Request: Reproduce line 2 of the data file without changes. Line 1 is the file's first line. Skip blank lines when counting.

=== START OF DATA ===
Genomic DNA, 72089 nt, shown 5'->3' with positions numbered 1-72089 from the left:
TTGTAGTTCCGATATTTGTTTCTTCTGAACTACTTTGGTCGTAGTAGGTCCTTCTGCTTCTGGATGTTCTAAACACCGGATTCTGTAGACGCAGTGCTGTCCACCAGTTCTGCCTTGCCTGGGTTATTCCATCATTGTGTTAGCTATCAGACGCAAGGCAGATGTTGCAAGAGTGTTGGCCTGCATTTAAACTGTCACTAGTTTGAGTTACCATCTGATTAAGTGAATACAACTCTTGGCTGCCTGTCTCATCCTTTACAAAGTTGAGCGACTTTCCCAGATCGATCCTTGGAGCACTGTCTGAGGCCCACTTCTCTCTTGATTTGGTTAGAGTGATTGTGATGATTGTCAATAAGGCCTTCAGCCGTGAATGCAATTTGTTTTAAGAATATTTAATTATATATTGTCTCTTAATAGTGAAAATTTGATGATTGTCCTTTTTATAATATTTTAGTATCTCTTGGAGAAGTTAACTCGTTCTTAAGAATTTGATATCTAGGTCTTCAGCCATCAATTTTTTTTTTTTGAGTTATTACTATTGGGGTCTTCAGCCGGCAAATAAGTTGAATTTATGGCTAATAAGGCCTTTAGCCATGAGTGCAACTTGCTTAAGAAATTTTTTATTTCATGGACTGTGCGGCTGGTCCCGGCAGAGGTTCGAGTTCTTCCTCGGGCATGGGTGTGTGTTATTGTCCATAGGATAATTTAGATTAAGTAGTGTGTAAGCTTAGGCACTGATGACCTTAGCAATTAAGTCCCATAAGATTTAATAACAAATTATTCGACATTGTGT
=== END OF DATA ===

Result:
TTGTAGTTCCGATATTTGTTTCTTCTGAACTACTTTGGTCGTAGTAGGTCCTTCTGCTTCTGGATGTTCTAAACACCGGATTCTGTAGACGCAGTGCTGTCCACCAGTTCTGCCTTGCCTGGGTTATTCCATCATTGTGTTAGCTATCAGACGCAAGGCAGATGTTGCAAGAGTGTTGGCCTGCATTTAAACTGTCACTAGTTTGAGTTACCATCTGATTAAGTGAATACAACTCTTGGCTGCCTGTCTCATCCTTTACAAAGTTGAGCGACTTTCCCAGATCGATCCTTGGAGCACTGTCTGAGGCCCACTTCTCTCTTGATTTGGTTAGAGTGATTGTGATGATTGTCAATAAGGCCTTCAGCCGTGAATGCAATTTGTTTTAAGAATATTTAATTATATATTGTCTCTTAATAGTGAAAATTTGATGATTGTCCTTTTTATAATATTTTAGTATCTCTTGGAGAAGTTAACTCGTTCTTAAGAATTTGATATCTAGGTCTTCAGCCATCAATTTTTTTTTTTTGAGTTATTACTATTGGGGTCTTCAGCCGGCAAATAAGTTGAATTTATGGCTAATAAGGCCTTTAGCCATGAGTGCAACTTGCTTAAGAAATTTTTTATTTCATGGACTGTGCGGCTGGTCCCGGCAGAGGTTCGAGTTCTTCCTCGGGCATGGGTGTGTGTTATTGTCCATAGGATAATTTAGATTAAGTAGTGTGTAAGCTTAGGCACTGATGACCTTAGCAATTAAGTCCCATAAGATTTAATAACAAATTATTCGACATTGTGT